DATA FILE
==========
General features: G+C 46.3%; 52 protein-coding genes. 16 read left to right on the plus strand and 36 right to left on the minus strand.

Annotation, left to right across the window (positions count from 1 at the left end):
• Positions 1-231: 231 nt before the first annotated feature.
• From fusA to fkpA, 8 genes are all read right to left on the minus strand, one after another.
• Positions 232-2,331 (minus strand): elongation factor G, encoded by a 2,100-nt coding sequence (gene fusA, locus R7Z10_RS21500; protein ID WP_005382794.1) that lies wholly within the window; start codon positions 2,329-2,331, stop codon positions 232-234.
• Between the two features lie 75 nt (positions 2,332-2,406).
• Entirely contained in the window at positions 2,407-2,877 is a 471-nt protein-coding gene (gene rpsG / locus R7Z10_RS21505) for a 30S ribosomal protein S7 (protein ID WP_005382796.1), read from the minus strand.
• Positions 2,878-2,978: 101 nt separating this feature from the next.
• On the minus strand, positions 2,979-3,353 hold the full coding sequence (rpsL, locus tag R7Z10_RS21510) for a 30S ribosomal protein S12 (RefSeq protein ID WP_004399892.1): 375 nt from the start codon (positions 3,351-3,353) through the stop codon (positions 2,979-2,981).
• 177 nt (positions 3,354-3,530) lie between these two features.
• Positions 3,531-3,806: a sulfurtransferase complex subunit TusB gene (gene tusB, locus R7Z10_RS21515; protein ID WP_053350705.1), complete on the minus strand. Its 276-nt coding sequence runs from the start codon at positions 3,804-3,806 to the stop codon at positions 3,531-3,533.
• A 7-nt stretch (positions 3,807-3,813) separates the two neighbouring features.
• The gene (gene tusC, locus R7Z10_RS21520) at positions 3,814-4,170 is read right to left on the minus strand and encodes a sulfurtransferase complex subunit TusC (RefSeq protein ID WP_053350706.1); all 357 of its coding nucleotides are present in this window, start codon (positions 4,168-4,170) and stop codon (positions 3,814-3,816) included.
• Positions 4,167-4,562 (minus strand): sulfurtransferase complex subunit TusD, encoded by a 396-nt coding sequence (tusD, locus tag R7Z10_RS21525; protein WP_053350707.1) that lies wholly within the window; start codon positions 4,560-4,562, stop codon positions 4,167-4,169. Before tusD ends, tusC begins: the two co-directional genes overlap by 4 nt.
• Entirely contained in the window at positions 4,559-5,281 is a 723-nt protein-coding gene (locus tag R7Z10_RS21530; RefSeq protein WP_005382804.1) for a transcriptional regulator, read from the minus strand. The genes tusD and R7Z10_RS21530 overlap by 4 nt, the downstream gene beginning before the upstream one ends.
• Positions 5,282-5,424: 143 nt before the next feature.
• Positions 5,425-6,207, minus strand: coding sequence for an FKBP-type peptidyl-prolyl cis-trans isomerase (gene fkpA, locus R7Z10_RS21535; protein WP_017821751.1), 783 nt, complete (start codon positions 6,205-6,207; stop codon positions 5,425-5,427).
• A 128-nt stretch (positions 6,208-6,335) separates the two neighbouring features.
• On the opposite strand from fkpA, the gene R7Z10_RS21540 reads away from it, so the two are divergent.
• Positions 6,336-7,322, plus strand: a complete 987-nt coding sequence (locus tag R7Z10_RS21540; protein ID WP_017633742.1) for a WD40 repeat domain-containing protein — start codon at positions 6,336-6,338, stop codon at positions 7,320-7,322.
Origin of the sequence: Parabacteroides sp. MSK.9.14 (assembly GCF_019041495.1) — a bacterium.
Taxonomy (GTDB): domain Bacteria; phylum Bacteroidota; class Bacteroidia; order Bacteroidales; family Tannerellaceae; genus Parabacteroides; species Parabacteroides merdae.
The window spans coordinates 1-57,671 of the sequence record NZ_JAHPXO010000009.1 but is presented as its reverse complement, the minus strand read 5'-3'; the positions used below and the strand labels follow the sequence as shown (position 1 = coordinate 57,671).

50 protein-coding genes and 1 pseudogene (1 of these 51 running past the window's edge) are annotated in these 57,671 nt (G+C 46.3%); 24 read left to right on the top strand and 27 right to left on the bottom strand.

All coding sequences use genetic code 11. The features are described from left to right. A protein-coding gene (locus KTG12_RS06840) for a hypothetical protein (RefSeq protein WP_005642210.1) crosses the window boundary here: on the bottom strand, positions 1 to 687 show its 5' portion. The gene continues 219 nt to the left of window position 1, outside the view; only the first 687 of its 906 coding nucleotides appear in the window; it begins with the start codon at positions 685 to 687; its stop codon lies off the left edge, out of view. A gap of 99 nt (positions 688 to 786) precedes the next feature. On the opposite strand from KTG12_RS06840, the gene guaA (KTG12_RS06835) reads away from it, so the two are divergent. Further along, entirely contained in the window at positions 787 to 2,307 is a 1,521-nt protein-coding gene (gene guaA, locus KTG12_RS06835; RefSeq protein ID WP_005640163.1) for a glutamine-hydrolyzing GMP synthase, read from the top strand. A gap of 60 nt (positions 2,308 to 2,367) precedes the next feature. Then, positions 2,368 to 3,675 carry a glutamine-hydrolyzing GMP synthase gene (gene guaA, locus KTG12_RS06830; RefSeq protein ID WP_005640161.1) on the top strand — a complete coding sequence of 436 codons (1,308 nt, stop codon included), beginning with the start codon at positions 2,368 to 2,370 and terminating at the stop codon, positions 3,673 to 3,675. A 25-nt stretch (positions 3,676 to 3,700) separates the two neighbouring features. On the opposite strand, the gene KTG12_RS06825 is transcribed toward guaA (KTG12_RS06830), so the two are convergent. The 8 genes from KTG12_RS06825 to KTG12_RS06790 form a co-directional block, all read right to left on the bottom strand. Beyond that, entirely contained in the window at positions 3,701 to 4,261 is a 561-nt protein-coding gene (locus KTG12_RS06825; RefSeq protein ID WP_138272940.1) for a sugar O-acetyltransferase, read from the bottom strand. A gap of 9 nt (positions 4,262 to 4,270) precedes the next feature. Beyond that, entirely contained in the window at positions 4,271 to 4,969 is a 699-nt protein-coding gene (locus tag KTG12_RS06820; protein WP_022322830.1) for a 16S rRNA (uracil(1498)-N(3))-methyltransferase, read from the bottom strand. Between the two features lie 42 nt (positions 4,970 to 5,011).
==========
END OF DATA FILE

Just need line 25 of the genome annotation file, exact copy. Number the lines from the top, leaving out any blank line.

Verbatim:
All coding sequences use genetic code 11. The features are described from left to right. A protein-coding gene (locus KTG12_RS06840) for a hypothetical protein (RefSeq protein WP_005642210.1) crosses the window boundary here: on the bottom strand, positions 1 to 687 show its 5' portion. The gene continues 219 nt to the left of window position 1, outside the view; only the first 687 of its 906 coding nucleotides appear in the window; it begins with the start codon at positions 685 to 687; its stop codon lies off the left edge, out of view. A gap of 99 nt (positions 688 to 786) precedes the next feature. On the opposite strand from KTG12_RS06840, the gene guaA (KTG12_RS06835) reads away from it, so the two are divergent. Further along, entirely contained in the window at positions 787 to 2,307 is a 1,521-nt protein-coding gene (gene guaA, locus KTG12_RS06835; RefSeq protein ID WP_005640163.1) for a glutamine-hydrolyzing GMP synthase, read from the top strand. A gap of 60 nt (positions 2,308 to 2,367) precedes the next feature. Then, positions 2,368 to 3,675 carry a glutamine-hydrolyzing GMP synthase gene (gene guaA, locus KTG12_RS06830; RefSeq protein ID WP_005640161.1) on the top strand — a complete coding sequence of 436 codons (1,308 nt, stop codon included), beginning with the start codon at positions 2,368 to 2,370 and terminating at the stop codon, positions 3,673 to 3,675. A 25-nt stretch (positions 3,676 to 3,700) separates the two neighbouring features. On the opposite strand, the gene KTG12_RS06825 is transcribed toward guaA (KTG12_RS06830), so the two are convergent. The 8 genes from KTG12_RS06825 to KTG12_RS06790 form a co-directional block, all read right to left on the bottom strand. Beyond that, entirely contained in the window at positions 3,701 to 4,261 is a 561-nt protein-coding gene (locus KTG12_RS06825; RefSeq protein ID WP_138272940.1) for a sugar O-acetyltransferase, read from the bottom strand. A gap of 9 nt (positions 4,262 to 4,270) precedes the next feature. Beyond that, entirely contained in the window at positions 4,271 to 4,969 is a 699-nt protein-coding gene (locus tag KTG12_RS06820; protein WP_022322830.1) for a 16S rRNA (uracil(1498)-N(3))-methyltransferase, read from the bottom strand. Between the two features lie 42 nt (positions 4,970 to 5,011).